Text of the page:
On user POSTed values or GET query parameters? Do we use it again very late in $wpdb before database writes occur? If all we want to do is make sure a numeric variable is within the boundaries of what's allowed inside a BIGINT(20) unsigned database column, does it make sense to do that high-up in user-land or deep in the kernel?

If it's as a replacement for absint() or intval(), it may cause breakage if third-party code does not already discriminate between negative numbers and suddenly core changes the value mid-request.

We wouldn't want to use it everywhere, because function calls are slower than simple type-casts, and add to that the additional mathematical comparison logic against known large integers, and there's not a ton of value in repeatedly checking that every object's ID is a sane value.

Last edited 4 years ago by johnjamesjacoby (previous) (diff)

#8 @peterwilsoncc
4 years ago

Related: @johnjamesjacoby did some research around large numbers in ticket 38203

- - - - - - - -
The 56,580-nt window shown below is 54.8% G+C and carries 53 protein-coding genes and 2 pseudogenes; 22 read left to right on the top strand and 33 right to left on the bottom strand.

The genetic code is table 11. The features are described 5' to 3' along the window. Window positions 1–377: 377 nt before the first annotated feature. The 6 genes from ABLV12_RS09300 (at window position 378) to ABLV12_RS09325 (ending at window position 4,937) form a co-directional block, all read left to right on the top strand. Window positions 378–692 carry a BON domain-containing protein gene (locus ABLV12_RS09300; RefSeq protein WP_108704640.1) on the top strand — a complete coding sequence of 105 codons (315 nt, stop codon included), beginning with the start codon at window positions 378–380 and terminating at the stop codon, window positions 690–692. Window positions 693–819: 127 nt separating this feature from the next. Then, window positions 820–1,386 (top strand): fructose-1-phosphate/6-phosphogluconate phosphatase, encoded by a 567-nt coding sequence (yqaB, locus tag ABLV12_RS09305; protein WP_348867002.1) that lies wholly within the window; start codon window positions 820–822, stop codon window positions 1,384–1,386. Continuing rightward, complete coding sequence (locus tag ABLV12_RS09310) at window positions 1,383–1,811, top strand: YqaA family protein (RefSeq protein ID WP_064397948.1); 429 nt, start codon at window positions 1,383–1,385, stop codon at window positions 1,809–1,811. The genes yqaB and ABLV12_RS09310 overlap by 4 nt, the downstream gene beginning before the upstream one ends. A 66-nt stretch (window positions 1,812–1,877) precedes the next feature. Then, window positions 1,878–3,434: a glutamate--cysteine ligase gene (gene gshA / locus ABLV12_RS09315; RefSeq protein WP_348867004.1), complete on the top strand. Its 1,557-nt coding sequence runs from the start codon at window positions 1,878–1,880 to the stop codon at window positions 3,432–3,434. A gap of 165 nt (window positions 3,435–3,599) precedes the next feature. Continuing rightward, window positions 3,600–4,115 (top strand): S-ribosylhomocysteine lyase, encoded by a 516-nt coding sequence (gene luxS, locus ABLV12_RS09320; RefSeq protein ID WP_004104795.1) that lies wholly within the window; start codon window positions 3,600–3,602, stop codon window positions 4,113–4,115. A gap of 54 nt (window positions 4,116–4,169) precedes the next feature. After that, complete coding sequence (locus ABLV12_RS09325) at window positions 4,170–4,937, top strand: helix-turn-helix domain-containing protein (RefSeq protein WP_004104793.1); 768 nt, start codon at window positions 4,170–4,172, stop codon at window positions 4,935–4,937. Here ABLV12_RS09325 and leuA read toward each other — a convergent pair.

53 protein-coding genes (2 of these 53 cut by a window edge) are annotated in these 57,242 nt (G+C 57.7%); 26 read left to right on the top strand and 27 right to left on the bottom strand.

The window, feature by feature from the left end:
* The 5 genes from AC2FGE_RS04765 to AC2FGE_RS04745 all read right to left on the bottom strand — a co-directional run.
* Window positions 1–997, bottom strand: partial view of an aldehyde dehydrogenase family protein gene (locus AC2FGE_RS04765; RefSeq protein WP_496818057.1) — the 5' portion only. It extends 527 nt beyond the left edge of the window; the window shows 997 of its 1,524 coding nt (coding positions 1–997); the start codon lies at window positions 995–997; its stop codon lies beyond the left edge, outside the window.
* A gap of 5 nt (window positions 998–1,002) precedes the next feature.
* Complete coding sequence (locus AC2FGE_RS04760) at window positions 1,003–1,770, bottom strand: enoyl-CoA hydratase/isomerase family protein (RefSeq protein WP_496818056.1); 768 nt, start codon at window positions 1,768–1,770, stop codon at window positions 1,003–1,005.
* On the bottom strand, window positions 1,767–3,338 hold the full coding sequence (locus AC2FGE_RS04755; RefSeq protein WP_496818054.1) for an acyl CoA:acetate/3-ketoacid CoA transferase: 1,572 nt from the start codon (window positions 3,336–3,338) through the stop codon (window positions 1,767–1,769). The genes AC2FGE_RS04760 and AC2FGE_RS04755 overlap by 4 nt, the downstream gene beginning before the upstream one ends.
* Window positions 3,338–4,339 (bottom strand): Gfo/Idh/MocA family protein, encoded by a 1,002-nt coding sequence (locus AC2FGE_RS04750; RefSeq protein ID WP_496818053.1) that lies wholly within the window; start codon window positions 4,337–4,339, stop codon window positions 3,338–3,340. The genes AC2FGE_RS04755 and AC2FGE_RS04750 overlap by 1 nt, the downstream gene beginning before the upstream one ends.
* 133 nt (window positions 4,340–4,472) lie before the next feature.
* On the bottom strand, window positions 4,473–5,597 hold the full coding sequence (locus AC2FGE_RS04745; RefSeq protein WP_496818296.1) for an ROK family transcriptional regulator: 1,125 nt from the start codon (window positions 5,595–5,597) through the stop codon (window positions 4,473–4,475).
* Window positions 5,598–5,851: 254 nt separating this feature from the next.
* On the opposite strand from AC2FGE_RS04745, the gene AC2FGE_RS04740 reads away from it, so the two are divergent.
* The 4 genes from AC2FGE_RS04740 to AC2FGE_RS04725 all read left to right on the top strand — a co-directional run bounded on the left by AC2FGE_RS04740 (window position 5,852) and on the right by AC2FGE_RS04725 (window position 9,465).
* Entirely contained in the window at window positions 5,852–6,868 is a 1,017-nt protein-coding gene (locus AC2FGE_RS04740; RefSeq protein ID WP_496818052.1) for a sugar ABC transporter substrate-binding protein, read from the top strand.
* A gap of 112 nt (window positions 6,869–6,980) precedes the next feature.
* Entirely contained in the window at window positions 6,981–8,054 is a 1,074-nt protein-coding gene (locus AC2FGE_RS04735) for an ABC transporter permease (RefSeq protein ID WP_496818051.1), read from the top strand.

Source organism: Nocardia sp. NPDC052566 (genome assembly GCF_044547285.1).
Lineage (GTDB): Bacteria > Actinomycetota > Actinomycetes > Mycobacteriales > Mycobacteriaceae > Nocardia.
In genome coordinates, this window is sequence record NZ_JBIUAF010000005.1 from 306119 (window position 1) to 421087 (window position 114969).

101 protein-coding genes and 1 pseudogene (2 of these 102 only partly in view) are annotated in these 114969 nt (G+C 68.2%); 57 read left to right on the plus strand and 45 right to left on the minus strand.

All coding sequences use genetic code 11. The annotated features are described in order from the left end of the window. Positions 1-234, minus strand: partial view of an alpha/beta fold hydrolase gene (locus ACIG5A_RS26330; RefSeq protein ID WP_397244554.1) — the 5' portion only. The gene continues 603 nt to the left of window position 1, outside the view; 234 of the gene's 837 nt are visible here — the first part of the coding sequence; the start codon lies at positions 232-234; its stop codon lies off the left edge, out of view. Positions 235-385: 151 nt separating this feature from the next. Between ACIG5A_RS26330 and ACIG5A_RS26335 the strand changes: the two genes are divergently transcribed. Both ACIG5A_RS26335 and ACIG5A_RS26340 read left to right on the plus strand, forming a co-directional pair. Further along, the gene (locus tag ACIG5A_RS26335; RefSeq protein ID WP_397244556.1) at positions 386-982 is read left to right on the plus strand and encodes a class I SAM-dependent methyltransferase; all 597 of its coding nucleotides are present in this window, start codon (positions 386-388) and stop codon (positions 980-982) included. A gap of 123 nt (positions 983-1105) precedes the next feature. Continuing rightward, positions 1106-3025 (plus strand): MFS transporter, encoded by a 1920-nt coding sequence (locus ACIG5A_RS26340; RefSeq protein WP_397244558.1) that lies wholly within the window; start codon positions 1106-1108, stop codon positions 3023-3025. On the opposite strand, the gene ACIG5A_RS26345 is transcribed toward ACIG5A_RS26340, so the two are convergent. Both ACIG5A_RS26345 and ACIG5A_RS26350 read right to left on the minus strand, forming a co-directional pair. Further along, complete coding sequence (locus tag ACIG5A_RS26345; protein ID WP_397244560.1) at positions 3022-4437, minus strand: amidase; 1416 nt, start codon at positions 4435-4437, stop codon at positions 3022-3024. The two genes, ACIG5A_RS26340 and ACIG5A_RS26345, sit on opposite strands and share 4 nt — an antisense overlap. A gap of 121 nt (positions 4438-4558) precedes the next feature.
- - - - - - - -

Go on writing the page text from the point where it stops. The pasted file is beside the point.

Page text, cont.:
I'm not overly worried about extra function calls as doing so is a micro-optimisation when WP could be optimised in more effective ways.

Using this in a way that breaks backward compat is a bigger concern.

#9 @peterwilsoncc
4 years ago

  • Milestone changed from 4.8 to Future Release

Bumping this as there is no time to do properly before 4.8.

I've done some testing and multiplying a numeric string by 1 casts to either an integer for numbers below PHP_INT_MAX, or a float for numbers above.

In terms of object IDs in core, which is where we'd use this most, I think having the correct value is more important than having the ideal type. It sure would be dandy to be able to make use of the BIG INTs we have in the database.

I've chatted about this with @joehoyle at length & I know he disagrees, it would be good to get others thoughts and push back.

#10 @peterwilsoncc
14 months ago

  • Milestone Future Release deleted
  • Resolution set to maybelater
  • Status changed from new to closed

Closing this due to lack of traction. Unsure it archives the intent for validating object IDs.